Possible cheap feedstock: grocery bags May 18, 2008 01:55AM Registered: 14 years ago Posts: 174
Check out this instructable on how to mold with grocery bags:
[www.instructables.com]

The author recommends using an oven to melt the bags rather than a flame, which produces potentially toxic by products.

If we could make a plastic bag "harvester" and a plastic bag "digester" for reprap, we could reduce the cost of reprapped goods. However, parts produced through this method aren't exactly pretty.
 Re: Possible cheap feedstock: grocery bags May 18, 2008 09:54AM Registered: 15 years ago Posts: 32
There's a whole collection of posts about just such plastic and plastic bag re-use over in the thread "Reusing the plastic" here:
[forums.reprap.org]

I think those bags could be cut into strips and fed directly into the extruder with the right feeder mechanism.
 Re: Possible cheap feedstock: grocery bags May 18, 2008 11:04AM Registered: 15 years ago Posts: 447
I've melted grocery bags in the oven, using a baking dish. Takes quite a few bags to make a decent amount of plastic.
 Anonymous User Re: Possible cheap feedstock: grocery bags May 18, 2008 11:54AM
degroof Wrote:
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> I've melted grocery bags in the oven, using a
> baking dish. Takes quite a few bags to make a
> decent amount of plastic.

I buy bags for my store in boxes of 1000, which weighs about ten pounds. About 6 bags to the ounce, or 5 bags to the gram. (not accounting for breakdown and evaporation) How many bags would it take to make all the plastic parts for a RepRap?
 Re: Possible cheap feedstock: grocery bags May 18, 2008 12:42PM Registered: 15 years ago Posts: 370
The rough number that has been thrown around is about 1kg of parts - so about 450 bags (I think the correct number is 3.6 grams/bag, not 5 bags to the gram, based on your earlier number). Possible if you can buy them wholesale like you did, but probably too many to be an effective way of recycling used bags (my family probably only generates 4-5 plastic bags a week). How much do 1000 bags cost?
 Re: Possible cheap feedstock: grocery bags May 18, 2008 12:59PM Registered: 15 years ago Posts: 447
That's about right 1-2 kg for printed parts. I think I worked out that a year's worth of grocery shopping would net me enough to build one set of parts.
 Re: Possible cheap feedstock: grocery bags May 18, 2008 01:41PM Admin Registered: 15 years ago Posts: 13,651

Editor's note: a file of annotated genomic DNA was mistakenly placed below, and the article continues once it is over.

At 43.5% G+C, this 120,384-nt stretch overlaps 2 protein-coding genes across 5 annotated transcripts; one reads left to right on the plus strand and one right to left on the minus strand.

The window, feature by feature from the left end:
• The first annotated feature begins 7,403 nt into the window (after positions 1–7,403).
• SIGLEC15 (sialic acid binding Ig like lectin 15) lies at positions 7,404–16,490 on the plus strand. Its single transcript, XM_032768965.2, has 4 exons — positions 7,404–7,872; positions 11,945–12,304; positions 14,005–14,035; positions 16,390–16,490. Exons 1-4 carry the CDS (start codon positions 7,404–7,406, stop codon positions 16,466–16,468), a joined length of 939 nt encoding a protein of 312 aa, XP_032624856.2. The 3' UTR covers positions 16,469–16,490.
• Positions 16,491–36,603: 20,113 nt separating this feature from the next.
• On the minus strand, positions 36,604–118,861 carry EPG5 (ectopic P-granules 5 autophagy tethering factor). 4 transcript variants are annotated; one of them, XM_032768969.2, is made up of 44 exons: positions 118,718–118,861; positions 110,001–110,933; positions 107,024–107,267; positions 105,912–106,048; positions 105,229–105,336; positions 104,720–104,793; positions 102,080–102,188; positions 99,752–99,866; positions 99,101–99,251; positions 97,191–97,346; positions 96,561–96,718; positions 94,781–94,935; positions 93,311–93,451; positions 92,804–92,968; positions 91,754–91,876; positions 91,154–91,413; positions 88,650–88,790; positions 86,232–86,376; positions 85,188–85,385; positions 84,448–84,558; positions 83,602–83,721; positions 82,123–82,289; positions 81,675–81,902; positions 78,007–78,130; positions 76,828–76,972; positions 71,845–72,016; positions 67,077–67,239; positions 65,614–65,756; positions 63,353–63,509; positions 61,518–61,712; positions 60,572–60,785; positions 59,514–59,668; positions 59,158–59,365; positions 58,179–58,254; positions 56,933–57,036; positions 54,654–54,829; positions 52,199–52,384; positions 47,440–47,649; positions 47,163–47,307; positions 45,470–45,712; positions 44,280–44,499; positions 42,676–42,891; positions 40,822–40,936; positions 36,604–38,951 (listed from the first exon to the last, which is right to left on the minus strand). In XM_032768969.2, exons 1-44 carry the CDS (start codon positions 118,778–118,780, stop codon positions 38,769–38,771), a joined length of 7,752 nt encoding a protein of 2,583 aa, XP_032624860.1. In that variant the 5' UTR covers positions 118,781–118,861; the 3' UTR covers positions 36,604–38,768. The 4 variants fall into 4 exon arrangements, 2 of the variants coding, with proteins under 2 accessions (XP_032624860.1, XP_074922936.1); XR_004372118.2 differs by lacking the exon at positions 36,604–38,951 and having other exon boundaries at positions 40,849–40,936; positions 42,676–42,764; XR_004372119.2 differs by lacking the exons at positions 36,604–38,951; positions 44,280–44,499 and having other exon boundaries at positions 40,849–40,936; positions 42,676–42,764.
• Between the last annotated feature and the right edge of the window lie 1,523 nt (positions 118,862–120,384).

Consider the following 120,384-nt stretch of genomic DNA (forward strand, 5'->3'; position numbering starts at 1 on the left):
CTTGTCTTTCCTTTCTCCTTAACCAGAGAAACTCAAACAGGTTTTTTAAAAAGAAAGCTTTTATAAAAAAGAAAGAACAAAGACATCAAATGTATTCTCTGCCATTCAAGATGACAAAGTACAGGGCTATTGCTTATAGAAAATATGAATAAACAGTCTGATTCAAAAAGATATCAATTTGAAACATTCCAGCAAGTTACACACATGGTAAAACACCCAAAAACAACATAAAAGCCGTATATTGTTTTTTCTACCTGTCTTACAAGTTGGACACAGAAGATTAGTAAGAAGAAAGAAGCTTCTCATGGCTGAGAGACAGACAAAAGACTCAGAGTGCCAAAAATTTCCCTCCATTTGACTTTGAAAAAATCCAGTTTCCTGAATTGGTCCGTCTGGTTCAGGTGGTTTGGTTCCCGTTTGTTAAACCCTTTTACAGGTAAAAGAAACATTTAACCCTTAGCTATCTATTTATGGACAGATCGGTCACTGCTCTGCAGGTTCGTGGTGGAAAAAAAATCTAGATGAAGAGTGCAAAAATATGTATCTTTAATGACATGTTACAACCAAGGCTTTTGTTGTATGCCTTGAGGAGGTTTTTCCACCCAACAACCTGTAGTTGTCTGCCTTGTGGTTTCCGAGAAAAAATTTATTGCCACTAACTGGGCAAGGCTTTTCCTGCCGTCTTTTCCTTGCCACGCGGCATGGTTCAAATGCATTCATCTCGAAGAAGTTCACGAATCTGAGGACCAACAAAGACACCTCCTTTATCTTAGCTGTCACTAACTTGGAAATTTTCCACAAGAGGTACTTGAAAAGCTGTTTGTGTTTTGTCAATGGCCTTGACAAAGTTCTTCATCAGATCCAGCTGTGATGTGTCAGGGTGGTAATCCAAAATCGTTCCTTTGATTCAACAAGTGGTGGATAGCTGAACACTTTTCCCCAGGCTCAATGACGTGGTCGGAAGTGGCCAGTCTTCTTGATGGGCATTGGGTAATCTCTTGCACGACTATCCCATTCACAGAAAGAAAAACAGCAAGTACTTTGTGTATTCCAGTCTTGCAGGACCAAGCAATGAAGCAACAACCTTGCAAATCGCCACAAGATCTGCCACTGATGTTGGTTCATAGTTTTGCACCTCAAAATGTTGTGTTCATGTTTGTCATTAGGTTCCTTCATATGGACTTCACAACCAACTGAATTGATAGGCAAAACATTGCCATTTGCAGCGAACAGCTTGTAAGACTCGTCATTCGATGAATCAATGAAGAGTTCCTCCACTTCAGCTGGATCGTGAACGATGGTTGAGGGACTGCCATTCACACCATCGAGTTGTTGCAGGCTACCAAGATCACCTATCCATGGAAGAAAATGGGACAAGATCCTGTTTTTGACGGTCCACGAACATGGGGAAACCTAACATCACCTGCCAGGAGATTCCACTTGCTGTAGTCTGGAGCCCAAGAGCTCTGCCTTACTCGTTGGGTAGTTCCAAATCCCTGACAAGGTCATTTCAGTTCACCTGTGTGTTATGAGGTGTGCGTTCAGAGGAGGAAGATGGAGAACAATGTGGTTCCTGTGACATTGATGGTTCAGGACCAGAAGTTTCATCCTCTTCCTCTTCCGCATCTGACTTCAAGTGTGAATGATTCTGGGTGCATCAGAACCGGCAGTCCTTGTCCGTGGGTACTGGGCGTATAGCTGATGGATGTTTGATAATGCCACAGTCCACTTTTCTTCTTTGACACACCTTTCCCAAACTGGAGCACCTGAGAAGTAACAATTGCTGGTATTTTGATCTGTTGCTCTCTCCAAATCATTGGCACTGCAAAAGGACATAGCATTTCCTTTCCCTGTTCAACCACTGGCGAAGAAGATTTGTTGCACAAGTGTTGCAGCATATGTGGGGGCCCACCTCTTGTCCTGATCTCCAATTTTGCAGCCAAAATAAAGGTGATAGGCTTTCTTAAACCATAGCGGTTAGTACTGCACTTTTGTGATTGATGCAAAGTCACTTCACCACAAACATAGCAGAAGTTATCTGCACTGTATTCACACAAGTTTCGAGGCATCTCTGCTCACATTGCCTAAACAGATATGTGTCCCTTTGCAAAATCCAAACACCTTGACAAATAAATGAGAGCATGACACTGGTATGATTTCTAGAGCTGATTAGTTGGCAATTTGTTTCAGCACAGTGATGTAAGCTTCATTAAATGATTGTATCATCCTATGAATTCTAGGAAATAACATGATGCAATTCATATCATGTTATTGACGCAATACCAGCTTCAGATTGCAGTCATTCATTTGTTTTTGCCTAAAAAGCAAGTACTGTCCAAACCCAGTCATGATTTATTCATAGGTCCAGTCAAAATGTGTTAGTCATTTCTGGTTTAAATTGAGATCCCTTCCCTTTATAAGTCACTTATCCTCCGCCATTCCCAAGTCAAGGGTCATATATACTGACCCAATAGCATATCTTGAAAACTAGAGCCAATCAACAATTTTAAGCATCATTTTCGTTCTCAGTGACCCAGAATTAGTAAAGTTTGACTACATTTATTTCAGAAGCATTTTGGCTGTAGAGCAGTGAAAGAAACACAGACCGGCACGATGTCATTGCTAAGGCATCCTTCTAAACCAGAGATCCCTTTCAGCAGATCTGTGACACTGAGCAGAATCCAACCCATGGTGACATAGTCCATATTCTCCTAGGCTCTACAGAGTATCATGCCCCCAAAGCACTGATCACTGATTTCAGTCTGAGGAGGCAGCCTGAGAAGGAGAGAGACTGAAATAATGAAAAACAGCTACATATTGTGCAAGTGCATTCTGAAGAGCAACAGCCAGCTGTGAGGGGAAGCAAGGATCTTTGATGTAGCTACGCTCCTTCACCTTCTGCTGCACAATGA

... you should better go the way salvaging old printers, scanners or other devices with ABS-housings.

Then you have some hundred grams of ABS per device, brake/cut or grind it down and melt the plastic and then extrude it through a 2,6mm-nozzle to form 3mm-filament-threads ...

Viktor
 Anonymous User Re: Possible cheap feedstock: grocery bags May 18, 2008 05:50PM
It's about 15 bucks for 1000 bags. You're almost certainly better off buying bulk plastic from an industrial supplier.
 Re: Possible cheap feedstock: grocery bags May 18, 2008 08:42PM Registered: 14 years ago Posts: 174
I'm not talking about buying plastic bags, I'm talking about using the ones that litter the streets and fields.

BTW, they are trying to ban plastic bags where I live because they supposedly clog up the storm drains.
 Anonymous User Re: Possible cheap feedstock: grocery bags May 19, 2008 09:55AM
I know people who have complained how they accumulate bags, so I bet I could get a lot just asking around.
 Anonymous User Re: Possible cheap feedstock: grocery bags May 19, 2008 08:48PM
If you have a local recycling center, you might be able to get some quantity.
 Re: Possible cheap feedstock: grocery bags May 20, 2008 12:52PM Registered: 15 years ago Posts: 447
There's another instructable here [www.instructables.com] that shows how to make yarn/rope out of plastic bags. I wonder if that could be used as feedstock.
 Anonymous User Re: Possible cheap feedstock: grocery bags May 20, 2008 05:11PM
What you really need is something that can draw in the bags and force them through the print head.

I recall a version of the Cabbage Patch Kids doll that could "eat" plastic french fries using a mechanism not disdimilar to what might be needed. The doll was discontinued after a little girl got one of her braids caught in the doll's mouth.

I picture a Cabbage Patch Kid's head incorporated into the RepStrap design.
 Re: Possible cheap feedstock: grocery bags May 25, 2008 10:11AM Registered: 14 years ago Posts: 46
its far cheaper(calculate the cost of time and effort) to just buy plastic in granule form i think
 Re: Possible cheap feedstock: grocery bags May 25, 2008 10:27AM Admin Registered: 15 years ago Posts: 1,915
r2kordmaa Wrote:
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> its far cheaper(calculate the cost of time and
> effort) to just buy plastic in granule form i
> think

Guys, buying the filament isn't that damned expensive.
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